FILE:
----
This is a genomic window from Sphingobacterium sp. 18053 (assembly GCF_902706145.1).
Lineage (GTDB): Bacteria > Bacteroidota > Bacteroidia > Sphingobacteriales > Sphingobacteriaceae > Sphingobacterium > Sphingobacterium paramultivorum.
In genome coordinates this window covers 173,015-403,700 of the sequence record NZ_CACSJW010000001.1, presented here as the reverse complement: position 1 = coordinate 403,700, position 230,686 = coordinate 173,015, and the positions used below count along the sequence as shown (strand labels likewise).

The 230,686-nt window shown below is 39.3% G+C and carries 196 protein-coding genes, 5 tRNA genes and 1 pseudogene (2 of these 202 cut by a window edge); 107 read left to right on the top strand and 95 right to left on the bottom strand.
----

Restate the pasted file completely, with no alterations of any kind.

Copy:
This is a genomic window from Sphingobacterium sp. 18053 (assembly GCF_902706145.1).
Lineage (GTDB): Bacteria > Bacteroidota > Bacteroidia > Sphingobacteriales > Sphingobacteriaceae > Sphingobacterium > Sphingobacterium paramultivorum.
In genome coordinates this window covers 173,015-403,700 of the sequence record NZ_CACSJW010000001.1, presented here as the reverse complement: position 1 = coordinate 403,700, position 230,686 = coordinate 173,015, and the positions used below count along the sequence as shown (strand labels likewise).

The 230,686-nt window shown below is 39.3% G+C and carries 196 protein-coding genes, 5 tRNA genes and 1 pseudogene (2 of these 202 cut by a window edge); 107 read left to right on the top strand and 95 right to left on the bottom strand.